The OBUG Connect conference in 2013 was a great event. Don’t miss it next year and watch out for more events from OBUG (@OBUG_ORG) too, an organization that continues to go from strength to strength. Bring your popcorn.

Shout-outs for Oracle UX Design Patterns

Here come some Oracle partner blogs about publicly-available Oracle UX design patterns. Each explains why and how customers and partners are taking to Oracle's free usability resources to help build modern enterprise apps' UIs, just like Oracle does. So, if you need advocacy for UX design patterns in your development team, well, these blogs are a great start.

Application developers can be more productive by using these reusable common solutions to usability head scratchers with their Oracle toolkit (Oracle ADF, MDS, SOA, and so on), that same toolkit enables smart architectural decisions and business decisions to be made about data assets too. There is continued ROI for your Oracle apps investment as you develop and customize solutions and as users demand more, and different, ways of working. You can improve existing apps usability, extend new Fusion implementations UX, and develop stunning mobile UIs, as UX securely pivots through the cloud using services and APIs, with optimized UIs reflects the context of different users' roles, tasks, and how they work.

The first blog (actually in two parts) is via ORCLVille from Fusion User Experience Advocate (FXA) Floyd Teter (@fteter) of EiS Technologies. Featuring Oracle ADF Essentials, ADF functional patterns and Oracle Applications UX Direct, Floyd starts with a taster of how these resources can bring a great UI to life.


UI designed with ADF Essentials and functional patterns

UI designed with ADF Essentials, ADF functional patterns, and UX Direct guidance

Floyd then reveals some more to whet our appetite for what he will fully reveal at Collaborate 13.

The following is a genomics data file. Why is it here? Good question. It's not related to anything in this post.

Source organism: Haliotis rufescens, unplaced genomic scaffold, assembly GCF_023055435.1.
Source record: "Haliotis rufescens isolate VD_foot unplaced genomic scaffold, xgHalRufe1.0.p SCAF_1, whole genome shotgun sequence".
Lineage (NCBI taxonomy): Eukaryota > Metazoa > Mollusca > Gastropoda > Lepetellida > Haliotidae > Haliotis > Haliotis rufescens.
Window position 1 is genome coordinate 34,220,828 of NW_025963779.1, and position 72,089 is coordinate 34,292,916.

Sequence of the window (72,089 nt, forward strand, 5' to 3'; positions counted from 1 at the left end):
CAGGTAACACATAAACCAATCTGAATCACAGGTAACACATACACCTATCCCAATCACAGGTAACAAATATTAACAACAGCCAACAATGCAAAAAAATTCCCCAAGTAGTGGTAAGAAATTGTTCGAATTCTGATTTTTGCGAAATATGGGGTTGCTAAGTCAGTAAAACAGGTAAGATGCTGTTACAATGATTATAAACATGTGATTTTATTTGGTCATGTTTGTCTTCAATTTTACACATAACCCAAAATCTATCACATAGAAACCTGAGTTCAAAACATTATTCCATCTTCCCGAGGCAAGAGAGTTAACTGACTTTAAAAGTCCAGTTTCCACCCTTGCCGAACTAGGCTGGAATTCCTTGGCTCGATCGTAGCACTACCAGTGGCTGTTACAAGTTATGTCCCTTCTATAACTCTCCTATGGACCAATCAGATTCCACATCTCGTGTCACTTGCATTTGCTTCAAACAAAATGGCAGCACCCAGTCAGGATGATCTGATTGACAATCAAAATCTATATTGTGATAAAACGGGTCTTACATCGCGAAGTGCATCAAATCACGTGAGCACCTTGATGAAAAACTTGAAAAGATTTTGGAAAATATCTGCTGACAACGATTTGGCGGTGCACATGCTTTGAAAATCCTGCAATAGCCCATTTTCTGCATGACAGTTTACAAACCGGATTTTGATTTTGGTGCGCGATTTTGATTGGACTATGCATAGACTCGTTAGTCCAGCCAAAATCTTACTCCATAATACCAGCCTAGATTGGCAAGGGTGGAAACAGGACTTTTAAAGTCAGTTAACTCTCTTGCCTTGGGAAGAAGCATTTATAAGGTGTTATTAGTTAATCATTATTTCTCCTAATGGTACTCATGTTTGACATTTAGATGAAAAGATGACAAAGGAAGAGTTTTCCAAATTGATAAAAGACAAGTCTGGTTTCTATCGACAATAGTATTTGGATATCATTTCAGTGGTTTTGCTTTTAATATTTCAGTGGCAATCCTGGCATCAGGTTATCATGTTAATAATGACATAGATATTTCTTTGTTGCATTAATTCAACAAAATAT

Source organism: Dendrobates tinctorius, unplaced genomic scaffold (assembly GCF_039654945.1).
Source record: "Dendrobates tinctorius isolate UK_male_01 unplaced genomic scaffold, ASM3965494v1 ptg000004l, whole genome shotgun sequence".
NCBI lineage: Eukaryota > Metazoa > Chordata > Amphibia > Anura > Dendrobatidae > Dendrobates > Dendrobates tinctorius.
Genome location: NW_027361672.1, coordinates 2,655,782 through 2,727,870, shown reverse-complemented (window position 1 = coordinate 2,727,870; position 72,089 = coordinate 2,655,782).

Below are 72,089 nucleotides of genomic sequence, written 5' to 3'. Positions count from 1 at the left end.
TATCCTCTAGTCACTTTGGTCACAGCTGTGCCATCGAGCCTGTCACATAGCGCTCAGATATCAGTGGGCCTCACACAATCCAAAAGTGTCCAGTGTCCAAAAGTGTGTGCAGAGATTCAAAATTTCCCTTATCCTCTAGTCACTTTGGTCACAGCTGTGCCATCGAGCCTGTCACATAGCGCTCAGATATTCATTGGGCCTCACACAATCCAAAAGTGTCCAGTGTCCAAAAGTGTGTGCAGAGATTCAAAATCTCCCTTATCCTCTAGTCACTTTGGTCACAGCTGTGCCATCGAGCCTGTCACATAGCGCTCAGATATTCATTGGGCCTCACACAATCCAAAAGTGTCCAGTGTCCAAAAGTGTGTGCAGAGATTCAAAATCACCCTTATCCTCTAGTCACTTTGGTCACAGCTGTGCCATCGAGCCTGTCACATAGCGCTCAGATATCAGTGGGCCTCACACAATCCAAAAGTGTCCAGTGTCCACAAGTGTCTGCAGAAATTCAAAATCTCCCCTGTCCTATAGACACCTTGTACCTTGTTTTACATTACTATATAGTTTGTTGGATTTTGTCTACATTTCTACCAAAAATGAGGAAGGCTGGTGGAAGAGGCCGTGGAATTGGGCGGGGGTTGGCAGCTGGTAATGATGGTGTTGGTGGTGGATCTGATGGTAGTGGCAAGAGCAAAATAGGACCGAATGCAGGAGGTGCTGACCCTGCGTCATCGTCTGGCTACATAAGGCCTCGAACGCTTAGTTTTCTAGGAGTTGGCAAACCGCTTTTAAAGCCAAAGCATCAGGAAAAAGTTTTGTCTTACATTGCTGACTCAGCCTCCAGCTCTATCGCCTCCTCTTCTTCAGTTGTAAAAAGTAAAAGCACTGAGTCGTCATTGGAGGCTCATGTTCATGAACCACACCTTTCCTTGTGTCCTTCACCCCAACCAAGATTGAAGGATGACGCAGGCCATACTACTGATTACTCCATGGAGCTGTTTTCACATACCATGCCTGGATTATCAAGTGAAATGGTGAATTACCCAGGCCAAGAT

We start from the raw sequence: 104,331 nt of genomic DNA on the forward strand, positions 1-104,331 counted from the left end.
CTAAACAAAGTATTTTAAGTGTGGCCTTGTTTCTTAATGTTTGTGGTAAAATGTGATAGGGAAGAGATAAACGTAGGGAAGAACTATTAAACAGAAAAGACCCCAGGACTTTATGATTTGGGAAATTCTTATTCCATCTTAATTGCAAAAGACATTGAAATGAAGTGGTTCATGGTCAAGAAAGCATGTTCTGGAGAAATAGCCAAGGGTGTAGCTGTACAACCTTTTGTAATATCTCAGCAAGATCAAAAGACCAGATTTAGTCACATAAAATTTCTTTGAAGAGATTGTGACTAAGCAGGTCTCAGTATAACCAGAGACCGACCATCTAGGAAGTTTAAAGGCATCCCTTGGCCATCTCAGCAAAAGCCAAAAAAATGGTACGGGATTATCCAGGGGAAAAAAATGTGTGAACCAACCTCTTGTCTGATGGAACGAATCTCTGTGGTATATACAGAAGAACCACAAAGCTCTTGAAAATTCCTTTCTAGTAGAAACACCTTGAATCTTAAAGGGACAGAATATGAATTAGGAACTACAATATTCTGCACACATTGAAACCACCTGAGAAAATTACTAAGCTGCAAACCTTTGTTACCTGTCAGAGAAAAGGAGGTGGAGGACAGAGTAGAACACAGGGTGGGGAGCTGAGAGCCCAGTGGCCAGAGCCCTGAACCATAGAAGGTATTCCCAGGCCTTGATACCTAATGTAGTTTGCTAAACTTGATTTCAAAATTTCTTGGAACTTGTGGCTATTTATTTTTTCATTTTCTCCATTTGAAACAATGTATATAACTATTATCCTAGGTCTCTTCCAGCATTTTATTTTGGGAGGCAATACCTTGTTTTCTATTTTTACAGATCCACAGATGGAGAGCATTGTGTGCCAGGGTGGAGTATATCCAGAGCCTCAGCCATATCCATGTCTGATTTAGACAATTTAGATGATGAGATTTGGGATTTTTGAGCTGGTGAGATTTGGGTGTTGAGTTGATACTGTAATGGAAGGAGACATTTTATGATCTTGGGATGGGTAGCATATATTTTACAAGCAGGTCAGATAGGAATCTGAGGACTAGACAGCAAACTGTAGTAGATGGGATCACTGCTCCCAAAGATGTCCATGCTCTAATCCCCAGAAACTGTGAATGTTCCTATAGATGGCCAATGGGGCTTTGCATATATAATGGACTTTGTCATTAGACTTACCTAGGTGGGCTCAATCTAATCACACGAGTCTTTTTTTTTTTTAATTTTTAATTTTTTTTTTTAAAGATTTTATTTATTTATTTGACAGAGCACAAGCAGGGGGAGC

The second is a more technical one from myself on the Usable Apps blog about partner Innowave Technology's approach of using UI abstraction, services, and Fusion desktop UX design patterns to cut time and cost for an EBS solution while delivering a compelling UX that can be easily extended in future. Some great quotes from FXA Basheer Khan, CEO, there if any C-level execs need convincing about the UX design pattern proposition!

The third is from Vennster managing partner, Lonneke Dikmans (@lonnekedikmans), also an FXA and co-author of a great book on making SOA simple too. Lonneke writes about going mobile in business, using UX design patterns, the role of services, and the underlying design need of understanding the nature of how mobile users work with apps. I presented with Lonneke at OBUG Connect 2013 on the subject where she also demoed the mobile design patterns themselves.

Update (May 2013)
And the story continues, with those ever-design conscious Danes adding to the advocacy! Here's another FXA, Sten Vesterli @stenvesterli of Scott/Tiger A/S on how to be productive when designing apps, by way of a nice anecdote from home: Smart People Use UX Design Patterns. From the same country I heard a great report about how one ADF development partner had used our UX design patterns in a response to a Request for Proposal (RFP) to win a deal by emphasizing how consistency and best practices implemented in a design ensured great usability and rapid onboarding of users across the organization. Bear that in mind the next time you're out to win business!

And Floyd Teter has just attended a great hands-on ADF and UX workshop in Oracle HQ and has an awesome post called UX ADF Design Patterns - Connect The Dots that says it all about developer productivity (see that 75% figure!).

So, check out these great endorsements for the Oracle UX resources and insights shared with partners, customers and development community. If you have your own story, then send it to me using the comments. And, watch out for more design pattern and usability best practice outreach to the development community too!

If Leonardo Did UX: Great SXSWi Insight on Sketching

No, not DiCaprio, the other one: Leonardo da Vinci. Just love this Slideshared preso and audio called Design Like Da Vinci by Brian K. Sullivan (@BrianKSullivan), delivered at SXSWi 2013.